Look, the truth is that cost seems to be one of the hardest issues for many people to get over.  None of us like the threat of spending more on any factor – let alone, when it comes to food – our most basic fuel for human life.  Sadly, I know that it’s hard to overcome the threat of increased cost.  I know, because I feed a hungry five-person army that’s more man-boy-teenager power than dainty rabbits.  If I eat organic I must spend more on food, but I’m going to spend less in other areas because it truly balances out.  We can’t afford to eat healthier, I can barely afford my groceries now.  But you know what, the more of us that switch to organic and GMO free foods, the less costly these items will be.  It’s already happening in my local community.  Now, I can go to my regular supermarket and purchase a growing range of affordable and even diverse organic foods.  I can even find my son’s preferred gluten-free and dairy-free staples there – everything from coconut milk yogurt to lunch meat, breakfast bars, bread, and baking goods.  I even save a few bucks when compared to Whole Foods pricing on several items, so this movement is a positive force!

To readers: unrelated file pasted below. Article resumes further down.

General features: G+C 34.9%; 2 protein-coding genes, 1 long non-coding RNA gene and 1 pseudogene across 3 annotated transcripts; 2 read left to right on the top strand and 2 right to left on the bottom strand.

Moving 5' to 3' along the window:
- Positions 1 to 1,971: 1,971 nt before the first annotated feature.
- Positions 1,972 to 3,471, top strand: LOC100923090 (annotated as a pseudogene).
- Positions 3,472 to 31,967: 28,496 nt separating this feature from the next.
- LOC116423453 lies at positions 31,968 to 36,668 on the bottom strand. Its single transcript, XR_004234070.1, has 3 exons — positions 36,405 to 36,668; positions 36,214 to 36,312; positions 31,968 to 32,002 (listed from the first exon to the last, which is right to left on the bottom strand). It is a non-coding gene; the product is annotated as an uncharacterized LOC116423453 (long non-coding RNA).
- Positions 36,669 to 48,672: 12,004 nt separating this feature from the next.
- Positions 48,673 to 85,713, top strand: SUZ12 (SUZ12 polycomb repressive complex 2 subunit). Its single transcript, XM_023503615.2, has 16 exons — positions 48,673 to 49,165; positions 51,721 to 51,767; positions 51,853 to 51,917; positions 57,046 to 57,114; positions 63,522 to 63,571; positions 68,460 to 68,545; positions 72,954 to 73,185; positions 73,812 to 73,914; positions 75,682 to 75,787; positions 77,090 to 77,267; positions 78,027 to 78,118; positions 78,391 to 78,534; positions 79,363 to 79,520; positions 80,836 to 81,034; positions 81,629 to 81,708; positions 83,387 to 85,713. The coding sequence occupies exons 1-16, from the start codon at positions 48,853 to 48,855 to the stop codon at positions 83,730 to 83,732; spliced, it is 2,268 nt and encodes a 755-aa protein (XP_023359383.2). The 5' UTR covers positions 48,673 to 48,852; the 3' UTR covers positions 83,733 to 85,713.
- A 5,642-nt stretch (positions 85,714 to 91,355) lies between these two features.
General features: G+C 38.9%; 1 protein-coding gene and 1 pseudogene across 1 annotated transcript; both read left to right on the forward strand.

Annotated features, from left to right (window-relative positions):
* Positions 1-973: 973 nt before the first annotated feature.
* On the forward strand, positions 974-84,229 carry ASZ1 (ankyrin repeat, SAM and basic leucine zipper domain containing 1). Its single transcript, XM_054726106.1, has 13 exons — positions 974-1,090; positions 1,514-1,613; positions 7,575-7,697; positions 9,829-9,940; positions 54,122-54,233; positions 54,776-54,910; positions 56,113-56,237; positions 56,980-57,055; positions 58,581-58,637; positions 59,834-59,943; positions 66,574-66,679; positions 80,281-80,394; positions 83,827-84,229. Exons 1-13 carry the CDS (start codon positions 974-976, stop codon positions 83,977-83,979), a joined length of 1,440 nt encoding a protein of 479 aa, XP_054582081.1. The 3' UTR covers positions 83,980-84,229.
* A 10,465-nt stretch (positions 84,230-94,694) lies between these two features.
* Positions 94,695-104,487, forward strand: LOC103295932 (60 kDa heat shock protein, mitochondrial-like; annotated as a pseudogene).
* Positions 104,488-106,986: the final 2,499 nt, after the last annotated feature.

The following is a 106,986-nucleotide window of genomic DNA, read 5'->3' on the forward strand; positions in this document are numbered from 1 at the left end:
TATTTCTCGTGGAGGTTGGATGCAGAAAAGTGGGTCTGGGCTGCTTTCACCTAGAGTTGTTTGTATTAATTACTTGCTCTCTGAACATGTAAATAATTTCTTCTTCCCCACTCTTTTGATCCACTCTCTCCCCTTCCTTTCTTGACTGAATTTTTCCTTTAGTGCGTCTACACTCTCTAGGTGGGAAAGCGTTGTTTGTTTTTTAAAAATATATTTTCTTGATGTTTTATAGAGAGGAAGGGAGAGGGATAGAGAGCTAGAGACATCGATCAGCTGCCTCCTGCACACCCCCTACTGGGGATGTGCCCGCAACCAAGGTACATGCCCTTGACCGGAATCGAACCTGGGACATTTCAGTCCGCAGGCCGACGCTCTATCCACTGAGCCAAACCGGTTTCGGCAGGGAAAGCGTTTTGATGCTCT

Since I’ve gone GMO-free I feel much better.  Upon adopting a Paleo diet last Monday, I’ve noticed I feel even better still and I’ve lost twelve pounds to boot.  My carpal tunnel hasn’t been acting up and I don’t feel the stiffness and hurt from arthritis in my hands in the morning.  I feel a little more alert, more energetic in the day.  My nails are even growing – and I haven’t had pretty nails without a professional manicure in over 20+ years!